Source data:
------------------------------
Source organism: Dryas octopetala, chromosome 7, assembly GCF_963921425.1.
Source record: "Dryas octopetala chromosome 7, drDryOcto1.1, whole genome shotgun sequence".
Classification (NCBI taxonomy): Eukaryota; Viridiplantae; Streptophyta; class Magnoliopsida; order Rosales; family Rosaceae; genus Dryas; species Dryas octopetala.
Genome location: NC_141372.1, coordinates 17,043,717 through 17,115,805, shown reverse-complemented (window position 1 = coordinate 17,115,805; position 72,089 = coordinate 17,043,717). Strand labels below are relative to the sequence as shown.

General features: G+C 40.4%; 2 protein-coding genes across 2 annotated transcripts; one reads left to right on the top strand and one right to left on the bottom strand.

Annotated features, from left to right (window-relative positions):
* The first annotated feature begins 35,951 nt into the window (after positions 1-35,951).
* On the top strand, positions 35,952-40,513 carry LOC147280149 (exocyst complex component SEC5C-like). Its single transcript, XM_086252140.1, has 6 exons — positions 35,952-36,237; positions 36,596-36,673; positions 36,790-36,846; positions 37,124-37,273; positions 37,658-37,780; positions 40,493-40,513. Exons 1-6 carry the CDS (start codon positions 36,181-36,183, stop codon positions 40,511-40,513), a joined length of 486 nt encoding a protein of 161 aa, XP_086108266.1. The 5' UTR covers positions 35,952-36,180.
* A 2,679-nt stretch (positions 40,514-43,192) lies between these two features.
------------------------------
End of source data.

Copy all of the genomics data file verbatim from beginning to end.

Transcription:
Source organism: Dryas octopetala, chromosome 7, assembly GCF_963921425.1.
Source record: "Dryas octopetala chromosome 7, drDryOcto1.1, whole genome shotgun sequence".
Classification (NCBI taxonomy): Eukaryota; Viridiplantae; Streptophyta; class Magnoliopsida; order Rosales; family Rosaceae; genus Dryas; species Dryas octopetala.
Genome location: NC_141372.1, coordinates 17,043,717 through 17,115,805, shown reverse-complemented (window position 1 = coordinate 17,115,805; position 72,089 = coordinate 17,043,717). Strand labels below are relative to the sequence as shown.

General features: G+C 40.4%; 2 protein-coding genes across 2 annotated transcripts; one reads left to right on the top strand and one right to left on the bottom strand.

Annotated features, from left to right (window-relative positions):
* The first annotated feature begins 35,951 nt into the window (after positions 1-35,951).
* On the top strand, positions 35,952-40,513 carry LOC147280149 (exocyst complex component SEC5C-like). Its single transcript, XM_086252140.1, has 6 exons — positions 35,952-36,237; positions 36,596-36,673; positions 36,790-36,846; positions 37,124-37,273; positions 37,658-37,780; positions 40,493-40,513. Exons 1-6 carry the CDS (start codon positions 36,181-36,183, stop codon positions 40,511-40,513), a joined length of 486 nt encoding a protein of 161 aa, XP_086108266.1. The 5' UTR covers positions 35,952-36,180.
* A 2,679-nt stretch (positions 40,514-43,192) lies between these two features.